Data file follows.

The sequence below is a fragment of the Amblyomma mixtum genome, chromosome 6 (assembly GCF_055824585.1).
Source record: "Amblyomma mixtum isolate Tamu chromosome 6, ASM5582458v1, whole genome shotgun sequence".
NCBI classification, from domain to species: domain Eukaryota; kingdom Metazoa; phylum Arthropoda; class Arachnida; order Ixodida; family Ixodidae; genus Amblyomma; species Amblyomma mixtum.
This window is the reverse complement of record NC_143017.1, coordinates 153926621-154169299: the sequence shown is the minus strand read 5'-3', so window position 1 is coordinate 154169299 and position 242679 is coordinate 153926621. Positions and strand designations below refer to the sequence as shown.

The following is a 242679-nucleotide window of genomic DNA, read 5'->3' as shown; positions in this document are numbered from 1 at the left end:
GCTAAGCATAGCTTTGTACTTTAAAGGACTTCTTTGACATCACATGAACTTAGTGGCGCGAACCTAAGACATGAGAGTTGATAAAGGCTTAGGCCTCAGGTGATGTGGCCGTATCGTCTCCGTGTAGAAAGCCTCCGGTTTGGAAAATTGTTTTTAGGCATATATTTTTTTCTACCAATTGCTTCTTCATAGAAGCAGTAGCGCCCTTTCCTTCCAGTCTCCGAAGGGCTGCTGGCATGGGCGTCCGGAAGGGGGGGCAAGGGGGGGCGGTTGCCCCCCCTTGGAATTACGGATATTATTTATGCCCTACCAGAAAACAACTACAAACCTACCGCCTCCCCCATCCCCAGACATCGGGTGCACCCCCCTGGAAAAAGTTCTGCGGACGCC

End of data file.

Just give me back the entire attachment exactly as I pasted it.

The sequence below is a fragment of the Amblyomma mixtum genome, chromosome 6 (assembly GCF_055824585.1).
Source record: "Amblyomma mixtum isolate Tamu chromosome 6, ASM5582458v1, whole genome shotgun sequence".
NCBI classification, from domain to species: domain Eukaryota; kingdom Metazoa; phylum Arthropoda; class Arachnida; order Ixodida; family Ixodidae; genus Amblyomma; species Amblyomma mixtum.
This window is the reverse complement of record NC_143017.1, coordinates 153926621-154169299: the sequence shown is the minus strand read 5'-3', so window position 1 is coordinate 154169299 and position 242679 is coordinate 153926621. Positions and strand designations below refer to the sequence as shown.

The following is a 242679-nucleotide window of genomic DNA, read 5'->3' as shown; positions in this document are numbered from 1 at the left end:
GCTAAGCATAGCTTTGTACTTTAAAGGACTTCTTTGACATCACATGAACTTAGTGGCGCGAACCTAAGACATGAGAGTTGATAAAGGCTTAGGCCTCAGGTGATGTGGCCGTATCGTCTCCGTGTAGAAAGCCTCCGGTTTGGAAAATTGTTTTTAGGCATATATTTTTTTCTACCAATTGCTTCTTCATAGAAGCAGTAGCGCCCTTTCCTTCCAGTCTCCGAAGGGCTGCTGGCATGGGCGTCCGGAAGGGGGGGCAAGGGGGGGCGGTTGCCCCCCCTTGGAATTACGGATATTATTTATGCCCTACCAGAAAACAACTACAAACCTACCGCCTCCCCCATCCCCAGACATCGGGTGCACCCCCCTGGAAAAAGTTCTGCGGACGCC